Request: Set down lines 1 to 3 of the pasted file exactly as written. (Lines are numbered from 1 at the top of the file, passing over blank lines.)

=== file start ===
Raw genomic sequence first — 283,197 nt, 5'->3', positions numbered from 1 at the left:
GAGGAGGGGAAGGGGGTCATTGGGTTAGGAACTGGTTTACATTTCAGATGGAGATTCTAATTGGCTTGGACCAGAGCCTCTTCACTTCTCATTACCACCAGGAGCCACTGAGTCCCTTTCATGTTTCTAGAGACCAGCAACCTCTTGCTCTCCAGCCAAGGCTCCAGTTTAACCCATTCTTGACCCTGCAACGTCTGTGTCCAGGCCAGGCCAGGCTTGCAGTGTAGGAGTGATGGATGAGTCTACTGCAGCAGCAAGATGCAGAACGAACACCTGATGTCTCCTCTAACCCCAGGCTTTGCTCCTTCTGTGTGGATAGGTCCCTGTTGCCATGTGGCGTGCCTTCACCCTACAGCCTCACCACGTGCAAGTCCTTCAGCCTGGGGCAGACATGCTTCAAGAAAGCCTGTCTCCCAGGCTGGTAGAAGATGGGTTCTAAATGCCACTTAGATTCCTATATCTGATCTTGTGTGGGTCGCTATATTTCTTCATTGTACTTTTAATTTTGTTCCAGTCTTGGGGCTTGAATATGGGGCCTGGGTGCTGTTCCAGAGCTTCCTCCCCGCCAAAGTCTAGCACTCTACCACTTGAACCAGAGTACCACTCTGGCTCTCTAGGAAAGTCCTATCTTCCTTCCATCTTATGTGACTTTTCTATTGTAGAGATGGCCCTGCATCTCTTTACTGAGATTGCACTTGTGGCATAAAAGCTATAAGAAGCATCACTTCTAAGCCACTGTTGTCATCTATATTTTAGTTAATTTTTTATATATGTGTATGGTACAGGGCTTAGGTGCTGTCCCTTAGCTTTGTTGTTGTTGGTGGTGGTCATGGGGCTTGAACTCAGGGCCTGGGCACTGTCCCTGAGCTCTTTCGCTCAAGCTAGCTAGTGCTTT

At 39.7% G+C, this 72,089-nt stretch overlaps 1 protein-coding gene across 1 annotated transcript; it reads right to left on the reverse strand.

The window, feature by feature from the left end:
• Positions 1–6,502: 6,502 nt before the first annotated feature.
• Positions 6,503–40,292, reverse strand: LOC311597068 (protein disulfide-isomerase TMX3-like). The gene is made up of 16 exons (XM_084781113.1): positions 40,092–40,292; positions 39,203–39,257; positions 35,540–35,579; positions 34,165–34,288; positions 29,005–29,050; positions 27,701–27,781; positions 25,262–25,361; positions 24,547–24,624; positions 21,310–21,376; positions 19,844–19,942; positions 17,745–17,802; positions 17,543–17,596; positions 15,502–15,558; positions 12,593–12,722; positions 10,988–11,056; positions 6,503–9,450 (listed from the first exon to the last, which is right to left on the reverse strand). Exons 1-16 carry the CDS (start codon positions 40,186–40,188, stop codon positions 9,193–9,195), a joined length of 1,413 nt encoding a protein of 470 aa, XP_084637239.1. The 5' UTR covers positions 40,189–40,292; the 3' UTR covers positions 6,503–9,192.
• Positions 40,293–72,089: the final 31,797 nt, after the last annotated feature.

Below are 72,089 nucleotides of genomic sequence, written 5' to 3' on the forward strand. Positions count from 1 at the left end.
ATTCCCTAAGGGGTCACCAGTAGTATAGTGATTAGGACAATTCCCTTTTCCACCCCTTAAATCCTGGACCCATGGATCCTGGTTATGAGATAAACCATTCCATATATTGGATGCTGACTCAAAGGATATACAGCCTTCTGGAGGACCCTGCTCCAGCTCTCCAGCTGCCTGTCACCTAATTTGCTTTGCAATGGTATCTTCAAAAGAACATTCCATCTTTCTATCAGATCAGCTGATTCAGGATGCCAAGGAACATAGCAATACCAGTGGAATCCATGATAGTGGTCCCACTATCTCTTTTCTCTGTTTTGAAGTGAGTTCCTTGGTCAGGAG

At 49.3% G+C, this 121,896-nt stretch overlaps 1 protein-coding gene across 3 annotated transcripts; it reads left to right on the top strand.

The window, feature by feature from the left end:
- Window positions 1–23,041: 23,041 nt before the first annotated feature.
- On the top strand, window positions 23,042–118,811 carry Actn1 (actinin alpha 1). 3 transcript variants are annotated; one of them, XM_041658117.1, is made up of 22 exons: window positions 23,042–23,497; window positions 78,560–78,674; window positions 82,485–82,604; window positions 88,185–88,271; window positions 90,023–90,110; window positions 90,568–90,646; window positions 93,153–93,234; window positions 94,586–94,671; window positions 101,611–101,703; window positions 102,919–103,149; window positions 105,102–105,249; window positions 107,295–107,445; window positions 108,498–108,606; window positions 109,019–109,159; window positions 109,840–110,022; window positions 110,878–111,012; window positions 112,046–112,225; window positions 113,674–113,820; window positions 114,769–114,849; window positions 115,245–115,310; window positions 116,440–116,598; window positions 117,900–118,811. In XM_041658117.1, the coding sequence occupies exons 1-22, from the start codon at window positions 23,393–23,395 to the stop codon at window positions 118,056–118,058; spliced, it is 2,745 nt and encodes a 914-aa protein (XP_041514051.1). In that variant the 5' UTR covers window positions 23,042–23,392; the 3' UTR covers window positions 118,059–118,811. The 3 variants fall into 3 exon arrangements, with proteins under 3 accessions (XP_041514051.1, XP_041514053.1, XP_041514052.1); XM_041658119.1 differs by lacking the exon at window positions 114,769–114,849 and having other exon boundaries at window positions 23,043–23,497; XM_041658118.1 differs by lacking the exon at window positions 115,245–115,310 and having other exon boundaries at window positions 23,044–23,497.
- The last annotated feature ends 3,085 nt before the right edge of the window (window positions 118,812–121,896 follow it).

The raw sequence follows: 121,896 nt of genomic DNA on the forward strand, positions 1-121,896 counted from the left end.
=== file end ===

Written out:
Raw genomic sequence first — 283,197 nt, 5'->3', positions numbered from 1 at the left:
GAGGAGGGGAAGGGGGTCATTGGGTTAGGAACTGGTTTACATTTCAGATGGAGATTCTAATTGGCTTGGACCAGAGCCTCTTCACTTCTCATTACCACCAGGAGCCACTGAGTCCCTTTCATGTTTCTAGAGACCAGCAACCTCTTGCTCTCCAGCCAAGGCTCCAGTTTAACCCATTCTTGACCCTGCAACGTCTGTGTCCAGGCCAGGCCAGGCTTGCAGTGTAGGAGTGATGGATGAGTCTACTGCAGCAGCAAGATGCAGAACGAACACCTGATGTCTCCTCTAACCCCAGGCTTTGCTCCTTCTGTGTGGATAGGTCCCTGTTGCCATGTGGCGTGCCTTCACCCTACAGCCTCACCACGTGCAAGTCCTTCAGCCTGGGGCAGACATGCTTCAAGAAAGCCTGTCTCCCAGGCTGGTAGAAGATGGGTTCTAAATGCCACTTAGATTCCTATATCTGATCTTGTGTGGGTCGCTATATTTCTTCATTGTACTTTTAATTTTGTTCCAGTCTTGGGGCTTGAATATGGGGCCTGGGTGCTGTTCCAGAGCTTCCTCCCCGCCAAAGTCTAGCACTCTACCACTTGAACCAGAGTACCACTCTGGCTCTCTAGGAAAGTCCTATCTTCCTTCCATCTTATGTGACTTTTCTATTGTAGAGATGGCCCTGCATCTCTTTACTGAGATTGCACTTGTGGCATAAAAGCTATAAGAAGCATCACTTCTAAGCCACTGTTGTCATCTATATTTTAGTTAATTTTTTATATATGTGTATGGTACAGGGCTTAGGTGCTGTCCCTTAGCTTTGTTGTTGTTGGTGGTGGTCATGGGGCTTGAACTCAGGGCCTGGGCACTGTCCCTGAGCTCTTTCGCTCAAGCTAGCTAGTGCTTT

At 39.7% G+C, this 72,089-nt stretch overlaps 1 protein-coding gene across 1 annotated transcript; it reads right to left on the reverse strand.